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Farmer's Market opens

By Cynthia Hooper
For the Salisbury Post
The gray skies and rain may have kept some people away from opening day at the Farmer’s Market Saturday morning, but there were plenty of smiling vendors there to greet the customers who braved the weather.
Locals had been waiting all winter for their favorite area farmers to return to the Farmer’s Market and a little bad weather was not going to keep them away from the produce they had been looking forward to.
“We have been waiting since they closed in December, I love getting the organic beef,” Shelly Deneen said. Deneen and her daughter, Heavenly, were pleased to see T&D Farms back at the market this year.
Doyle Mauldin of China Grove’s T&D Farms was happy to be there. They offer grass fed and finished beef, pork and chicken as well as free range eggs.
“My son Todd started about six years ago with the idea in his mind to provide healthy meat for his friends and neighbors around China Grove and that is what he has done,” Mauldin said.
The market features plants, vegetables, baked goods, meat and more.
Carla Anne’s Homestyle Bakery brought a variety of baked goods, from their sugar-free line of pastries to home made peanut butter. There was a wide selection of breads, Danish pastry and fresh coffee in addition to their award winning chocolate chip and peanut butter cookies.
Carla Anne and husband, Mark Whaley, from Spencer, once lived in California and learned the secret to making a perfect sourdough. They quickly sold out of their San Francisco sourdough bread on Saturday, but this year offer a sourdough starter so people can bake their own bread right at home.
“It is not an easy venture,” Carla Anne said of the sourdough starter, “but well worth it.”
Bluebird Acres Farm also braved the weather on Saturday.
“I knew my loyal customers would be here,” Cathy Reynolds said.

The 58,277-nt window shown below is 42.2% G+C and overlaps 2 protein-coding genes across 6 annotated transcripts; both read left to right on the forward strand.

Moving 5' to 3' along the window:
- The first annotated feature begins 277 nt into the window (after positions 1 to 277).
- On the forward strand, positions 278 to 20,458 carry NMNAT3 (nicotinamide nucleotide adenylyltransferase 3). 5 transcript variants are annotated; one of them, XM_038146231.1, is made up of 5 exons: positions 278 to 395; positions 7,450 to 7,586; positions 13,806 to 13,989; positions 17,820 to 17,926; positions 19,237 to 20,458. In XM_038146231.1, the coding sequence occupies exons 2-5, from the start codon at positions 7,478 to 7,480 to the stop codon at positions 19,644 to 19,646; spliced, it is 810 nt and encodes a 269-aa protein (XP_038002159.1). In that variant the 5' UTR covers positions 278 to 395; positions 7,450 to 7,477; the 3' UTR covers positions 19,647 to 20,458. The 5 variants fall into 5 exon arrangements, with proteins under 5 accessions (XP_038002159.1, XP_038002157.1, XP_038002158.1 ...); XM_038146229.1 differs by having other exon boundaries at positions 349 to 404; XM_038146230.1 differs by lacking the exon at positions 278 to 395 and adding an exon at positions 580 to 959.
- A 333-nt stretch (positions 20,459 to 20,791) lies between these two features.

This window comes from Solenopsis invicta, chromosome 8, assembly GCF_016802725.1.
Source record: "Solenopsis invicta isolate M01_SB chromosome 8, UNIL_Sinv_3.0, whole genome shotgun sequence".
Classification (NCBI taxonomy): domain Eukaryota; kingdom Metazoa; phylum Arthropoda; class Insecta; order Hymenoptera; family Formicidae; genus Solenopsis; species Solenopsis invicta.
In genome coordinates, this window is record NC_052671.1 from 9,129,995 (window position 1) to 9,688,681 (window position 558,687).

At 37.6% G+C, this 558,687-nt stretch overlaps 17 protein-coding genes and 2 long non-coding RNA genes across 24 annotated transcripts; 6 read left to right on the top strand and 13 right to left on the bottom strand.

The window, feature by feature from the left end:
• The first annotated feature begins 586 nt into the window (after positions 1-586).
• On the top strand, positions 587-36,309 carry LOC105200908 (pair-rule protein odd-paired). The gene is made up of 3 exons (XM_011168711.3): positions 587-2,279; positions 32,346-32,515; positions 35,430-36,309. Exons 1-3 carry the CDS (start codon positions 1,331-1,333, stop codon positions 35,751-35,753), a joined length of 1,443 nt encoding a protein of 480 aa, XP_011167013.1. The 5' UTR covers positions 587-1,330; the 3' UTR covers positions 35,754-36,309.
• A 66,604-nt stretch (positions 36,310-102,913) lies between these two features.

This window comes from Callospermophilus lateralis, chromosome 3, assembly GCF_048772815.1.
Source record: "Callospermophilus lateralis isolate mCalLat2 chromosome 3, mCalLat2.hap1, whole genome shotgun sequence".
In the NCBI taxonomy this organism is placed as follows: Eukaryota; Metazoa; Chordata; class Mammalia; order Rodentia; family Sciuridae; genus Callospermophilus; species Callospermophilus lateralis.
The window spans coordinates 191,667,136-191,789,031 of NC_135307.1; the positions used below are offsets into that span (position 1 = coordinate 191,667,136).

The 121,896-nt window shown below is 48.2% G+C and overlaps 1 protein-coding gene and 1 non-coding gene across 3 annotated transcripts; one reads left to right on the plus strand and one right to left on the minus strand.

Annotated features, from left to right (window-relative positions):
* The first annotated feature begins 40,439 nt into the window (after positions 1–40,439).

When Reynolds retired from teaching, she started growing plants. Bluebird Acres Farms offers a variety of plants, including a romaine lettuce that can be eaten right out of the planter, with continual harvesting for another two to three weeks.
Reynolds said customers can bring gently used plant containers to her for reuse, as the recycling center does not recycle them and when they are in good shape she can put them to good use.
By 10 a.m. the sun started peeking out from behind the clouds, just in time for the “Page Girls” arrival at the farmer’s market. Judy Page and her mother, Alice, of Salisbury, came out looking for some plants as well as some sweets. Once they got there they headed right towards Kristine Turco’s minivan and the smell of sweet delights.
Turco, who operates How Sweet It Is, has been selling her fresh baked goods at the local farmer’s market for the past 17 years.
Keeping dry in the back of Turco’s van were a selection of cut-out cookies decorated for Easter, butter and chocolate pound cakes, brownies, eight different kinds of muffins, pepperoni cheddar rolls as well as apple and cherry pies. Turco uses many of her Grandmother’s recipes from long ago and graciously donates any leftovers to her friends and neighbors.
Some people think that spoiled chickens lay the tastiest eggs, at least that is Neta Monroe’s understanding of them. Monroe has 12 different types of chickens, all free range.
They live in an insulated chicken coop in Salisbury and provide Monroe with the eggs she sells at the market. Fresh eggs cost $3 a dozen or two dozen for $5. Monroe also sells hand painted gourds, hummingbird feeders and carry all bags made of mainly recycled materials.
Monroe will do nearly anything to keep her chickens happy. “I even got rid of the rooster, so he would stop bothering them,” she said.
The Farmers Market is located at the corner of Main and Bank streets and is open from 7 a.m. to noon on Saturdays and from 7 a.m. until 1 p.m. on Wednesdays.

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